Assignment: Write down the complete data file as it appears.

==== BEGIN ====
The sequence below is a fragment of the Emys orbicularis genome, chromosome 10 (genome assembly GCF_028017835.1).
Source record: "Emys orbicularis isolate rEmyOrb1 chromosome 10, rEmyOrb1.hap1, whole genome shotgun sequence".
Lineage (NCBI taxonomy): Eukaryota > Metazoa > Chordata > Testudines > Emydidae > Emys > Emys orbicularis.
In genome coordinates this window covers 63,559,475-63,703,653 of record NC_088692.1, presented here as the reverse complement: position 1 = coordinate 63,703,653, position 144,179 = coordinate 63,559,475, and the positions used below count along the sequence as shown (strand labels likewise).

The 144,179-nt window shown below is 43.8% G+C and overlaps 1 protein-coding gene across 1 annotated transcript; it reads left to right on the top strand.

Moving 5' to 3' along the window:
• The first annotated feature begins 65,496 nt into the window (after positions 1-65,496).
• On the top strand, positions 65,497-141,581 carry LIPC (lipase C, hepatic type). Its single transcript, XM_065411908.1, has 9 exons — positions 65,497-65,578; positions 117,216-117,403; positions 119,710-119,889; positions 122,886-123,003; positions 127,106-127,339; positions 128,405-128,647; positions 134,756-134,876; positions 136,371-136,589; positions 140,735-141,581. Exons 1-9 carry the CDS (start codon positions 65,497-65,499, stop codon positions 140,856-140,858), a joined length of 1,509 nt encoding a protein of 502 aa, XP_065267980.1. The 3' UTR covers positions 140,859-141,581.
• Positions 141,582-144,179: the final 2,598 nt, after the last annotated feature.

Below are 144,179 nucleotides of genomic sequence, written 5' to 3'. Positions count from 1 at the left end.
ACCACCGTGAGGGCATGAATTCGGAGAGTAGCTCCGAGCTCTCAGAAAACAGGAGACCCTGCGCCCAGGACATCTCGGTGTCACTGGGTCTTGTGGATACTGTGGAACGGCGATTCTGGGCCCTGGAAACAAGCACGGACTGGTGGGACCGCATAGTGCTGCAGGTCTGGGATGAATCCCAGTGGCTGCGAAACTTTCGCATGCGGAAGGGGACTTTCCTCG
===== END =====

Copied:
The sequence below is a fragment of the Emys orbicularis genome, chromosome 10 (genome assembly GCF_028017835.1).
Source record: "Emys orbicularis isolate rEmyOrb1 chromosome 10, rEmyOrb1.hap1, whole genome shotgun sequence".
Lineage (NCBI taxonomy): Eukaryota > Metazoa > Chordata > Testudines > Emydidae > Emys > Emys orbicularis.
In genome coordinates this window covers 63,559,475-63,703,653 of record NC_088692.1, presented here as the reverse complement: position 1 = coordinate 63,703,653, position 144,179 = coordinate 63,559,475, and the positions used below count along the sequence as shown (strand labels likewise).

The 144,179-nt window shown below is 43.8% G+C and overlaps 1 protein-coding gene across 1 annotated transcript; it reads left to right on the top strand.

Moving 5' to 3' along the window:
• The first annotated feature begins 65,496 nt into the window (after positions 1-65,496).
• On the top strand, positions 65,497-141,581 carry LIPC (lipase C, hepatic type). Its single transcript, XM_065411908.1, has 9 exons — positions 65,497-65,578; positions 117,216-117,403; positions 119,710-119,889; positions 122,886-123,003; positions 127,106-127,339; positions 128,405-128,647; positions 134,756-134,876; positions 136,371-136,589; positions 140,735-141,581. Exons 1-9 carry the CDS (start codon positions 65,497-65,499, stop codon positions 140,856-140,858), a joined length of 1,509 nt encoding a protein of 502 aa, XP_065267980.1. The 3' UTR covers positions 140,859-141,581.
• Positions 141,582-144,179: the final 2,598 nt, after the last annotated feature.

Below are 144,179 nucleotides of genomic sequence, written 5' to 3'. Positions count from 1 at the left end.
ACCACCGTGAGGGCATGAATTCGGAGAGTAGCTCCGAGCTCTCAGAAAACAGGAGACCCTGCGCCCAGGACATCTCGGTGTCACTGGGTCTTGTGGATACTGTGGAACGGCGATTCTGGGCCCTGGAAACAAGCACGGACTGGTGGGACCGCATAGTGCTGCAGGTCTGGGATGAATCCCAGTGGCTGCGAAACTTTCGCATGCGGAAGGGGACTTTCCTCG